Although most stations entrances had either automatic sliding doors or the doors were left open during hours of operation, there are also internal hinged (fire) doors at many stations. Not a single one of these had a button to open them so it was necessary to push heavily to get through it.
Back in the UK
This article has only looked at a single day moving around Vienna on its generally superb rail-based transport system. Over the course of six weeks the staff at all hotels, Vienna Airport (but sadly not at understaffed Heathrow Airport) and Britain’s railway stations have been excellent.
In particular, the Abellio Greater Anglia staff at Cambridge station offered a superb train-door to taxi rank wheelchair service on the spot at midnight as nothing had been pre-booked (having not expected the train to arrive at the island platform). On a previous occasion they provided a wheelchair at both ends twice. Even the operation of King’s Cross station by a different TOC did not present any problems and wheelchair assistance was waiting at the door of the correct carriage. When returning the train was held for a minute to enable boarding and as it was full in standard class permission was given (without it being requested) to sit in first class.
Over a six-week period taxis have been a necessity but, as this article shows, public transport was usable too. However, a person with a short term ‘disability’ does not get any of the financial concessions that a permanently disabled person is entitled to. Should Britain’s railway allow a person with short-term restricted mobility to purchase a disabled person’s railcard covering a limited validity period? It is certainly something that Railfuture will be discussing with the rail industry.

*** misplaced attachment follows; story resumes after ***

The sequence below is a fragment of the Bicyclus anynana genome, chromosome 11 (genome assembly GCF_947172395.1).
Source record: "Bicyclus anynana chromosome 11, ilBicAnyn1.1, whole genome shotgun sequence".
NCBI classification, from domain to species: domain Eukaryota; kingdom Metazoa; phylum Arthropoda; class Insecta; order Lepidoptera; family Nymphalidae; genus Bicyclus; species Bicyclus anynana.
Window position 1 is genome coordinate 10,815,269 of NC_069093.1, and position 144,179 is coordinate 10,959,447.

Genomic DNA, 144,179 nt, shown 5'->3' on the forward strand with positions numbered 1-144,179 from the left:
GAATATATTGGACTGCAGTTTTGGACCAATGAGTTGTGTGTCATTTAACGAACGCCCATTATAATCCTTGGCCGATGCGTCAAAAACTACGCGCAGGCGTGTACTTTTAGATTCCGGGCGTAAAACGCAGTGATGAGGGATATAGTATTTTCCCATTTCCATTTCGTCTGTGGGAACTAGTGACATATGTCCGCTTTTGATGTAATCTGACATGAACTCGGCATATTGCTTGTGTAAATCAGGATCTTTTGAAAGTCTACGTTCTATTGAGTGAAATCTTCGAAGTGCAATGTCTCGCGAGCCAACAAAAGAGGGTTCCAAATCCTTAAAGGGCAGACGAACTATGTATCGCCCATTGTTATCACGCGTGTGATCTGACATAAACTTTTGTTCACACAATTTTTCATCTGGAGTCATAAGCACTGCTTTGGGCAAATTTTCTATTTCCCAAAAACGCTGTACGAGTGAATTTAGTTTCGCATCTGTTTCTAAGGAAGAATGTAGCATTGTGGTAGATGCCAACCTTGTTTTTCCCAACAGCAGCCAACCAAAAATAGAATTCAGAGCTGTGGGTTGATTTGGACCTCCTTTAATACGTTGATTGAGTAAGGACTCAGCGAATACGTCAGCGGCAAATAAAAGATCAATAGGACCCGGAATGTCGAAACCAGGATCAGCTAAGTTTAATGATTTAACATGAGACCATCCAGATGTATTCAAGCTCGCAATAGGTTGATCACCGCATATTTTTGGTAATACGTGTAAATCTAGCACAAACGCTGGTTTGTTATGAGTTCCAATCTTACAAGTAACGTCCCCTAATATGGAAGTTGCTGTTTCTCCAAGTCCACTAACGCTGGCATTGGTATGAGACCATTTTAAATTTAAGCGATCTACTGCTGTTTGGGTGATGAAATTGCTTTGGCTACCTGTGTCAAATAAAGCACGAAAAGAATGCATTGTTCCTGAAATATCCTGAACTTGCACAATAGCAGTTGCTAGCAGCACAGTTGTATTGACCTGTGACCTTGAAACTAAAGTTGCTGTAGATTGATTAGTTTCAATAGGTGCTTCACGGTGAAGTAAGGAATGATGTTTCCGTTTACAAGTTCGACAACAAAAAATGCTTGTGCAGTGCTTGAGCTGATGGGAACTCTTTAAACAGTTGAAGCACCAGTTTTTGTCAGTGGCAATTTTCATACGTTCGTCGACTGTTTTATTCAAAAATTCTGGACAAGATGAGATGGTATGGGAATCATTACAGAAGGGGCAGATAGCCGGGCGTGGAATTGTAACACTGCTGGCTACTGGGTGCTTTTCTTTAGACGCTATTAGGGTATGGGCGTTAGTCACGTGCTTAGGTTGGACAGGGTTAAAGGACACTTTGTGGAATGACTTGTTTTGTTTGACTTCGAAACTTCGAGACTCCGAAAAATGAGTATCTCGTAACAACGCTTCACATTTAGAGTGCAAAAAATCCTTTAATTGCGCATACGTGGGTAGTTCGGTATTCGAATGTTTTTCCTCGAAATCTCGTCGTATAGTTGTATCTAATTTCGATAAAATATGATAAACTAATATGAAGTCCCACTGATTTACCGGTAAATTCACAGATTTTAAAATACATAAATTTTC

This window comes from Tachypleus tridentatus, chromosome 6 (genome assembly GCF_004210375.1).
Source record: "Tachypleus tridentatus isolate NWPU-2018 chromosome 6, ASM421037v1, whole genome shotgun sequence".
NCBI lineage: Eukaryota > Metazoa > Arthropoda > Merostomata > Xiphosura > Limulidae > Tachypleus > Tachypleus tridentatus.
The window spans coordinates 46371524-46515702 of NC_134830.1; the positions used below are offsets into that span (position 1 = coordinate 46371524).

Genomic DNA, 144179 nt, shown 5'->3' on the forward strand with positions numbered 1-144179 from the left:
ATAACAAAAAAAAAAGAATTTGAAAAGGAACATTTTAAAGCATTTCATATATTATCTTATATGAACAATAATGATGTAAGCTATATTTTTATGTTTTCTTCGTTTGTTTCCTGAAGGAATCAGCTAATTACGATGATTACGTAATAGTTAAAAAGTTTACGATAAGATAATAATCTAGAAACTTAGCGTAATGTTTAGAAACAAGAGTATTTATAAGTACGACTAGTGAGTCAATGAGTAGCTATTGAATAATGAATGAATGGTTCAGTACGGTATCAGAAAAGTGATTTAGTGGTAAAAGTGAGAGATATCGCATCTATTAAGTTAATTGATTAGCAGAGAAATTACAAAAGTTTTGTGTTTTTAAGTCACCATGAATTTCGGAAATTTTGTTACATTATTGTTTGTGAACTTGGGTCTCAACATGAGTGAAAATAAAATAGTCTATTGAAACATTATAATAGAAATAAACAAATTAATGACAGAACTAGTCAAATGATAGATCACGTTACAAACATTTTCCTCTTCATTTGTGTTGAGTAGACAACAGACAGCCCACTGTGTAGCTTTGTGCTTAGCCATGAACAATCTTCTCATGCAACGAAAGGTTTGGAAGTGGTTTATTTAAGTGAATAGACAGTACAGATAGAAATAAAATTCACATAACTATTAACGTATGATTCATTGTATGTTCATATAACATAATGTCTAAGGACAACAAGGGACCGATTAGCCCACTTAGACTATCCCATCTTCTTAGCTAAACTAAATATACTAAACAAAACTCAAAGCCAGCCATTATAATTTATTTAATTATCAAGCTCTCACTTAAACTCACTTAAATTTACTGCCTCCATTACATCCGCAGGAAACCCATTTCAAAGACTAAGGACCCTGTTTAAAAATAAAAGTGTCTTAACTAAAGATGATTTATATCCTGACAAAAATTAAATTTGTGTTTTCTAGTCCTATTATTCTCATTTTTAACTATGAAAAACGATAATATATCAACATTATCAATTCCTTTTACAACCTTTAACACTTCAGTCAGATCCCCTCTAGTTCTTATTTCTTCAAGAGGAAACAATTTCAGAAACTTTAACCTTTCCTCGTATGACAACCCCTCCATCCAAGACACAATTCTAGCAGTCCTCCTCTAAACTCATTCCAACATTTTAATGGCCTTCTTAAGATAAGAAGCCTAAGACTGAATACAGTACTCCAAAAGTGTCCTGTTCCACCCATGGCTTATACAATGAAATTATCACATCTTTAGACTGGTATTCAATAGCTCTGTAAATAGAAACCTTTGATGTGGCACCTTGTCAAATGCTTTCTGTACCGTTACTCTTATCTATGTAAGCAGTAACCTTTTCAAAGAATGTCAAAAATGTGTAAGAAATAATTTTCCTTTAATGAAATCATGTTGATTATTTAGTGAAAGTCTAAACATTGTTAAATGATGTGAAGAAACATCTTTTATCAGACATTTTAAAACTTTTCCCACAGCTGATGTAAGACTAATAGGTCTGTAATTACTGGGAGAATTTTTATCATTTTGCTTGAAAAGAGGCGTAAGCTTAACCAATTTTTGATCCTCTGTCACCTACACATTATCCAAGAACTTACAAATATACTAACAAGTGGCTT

Accessibility issues were also covered in an October 2015 article entitled Accessible Travel by Railfuture’s Director of Policy Ian Brown.
Railfuture is an independent campaigning organisation that is devoted to improving Britain’s railway for all current and future passengers as well as freight customers. It is run entirely by volunteers and relies upon annual membership fees from thousands of members across Britain, and beyond. Please consider joining Railfuture to show your support.
Read previous articles by this writer: Delay Repay Losers, 20 Years Going in Circles, Mountain of Ideas, Sent to Coventry, Fare Rises - RPI vs CPI, New Year, Better Railway, Nine-Days-Rail-Surge, Tube Usage Hits Record, Passenger Growth Future?, Felixstowe Cut-Off, Passenger Priorities , Passenger Frustration, Accessible Travel, Eurostar Snapshot Survey, Stansted Experience, Widening the NET, Lacklustre Busway, Expand Eurocity network, Government backs Wi-Fi, Cheapest fares by law?, Bring Back BR?, Public Sector Franchises, Fare Increase Viewpoint and Tube Staffing.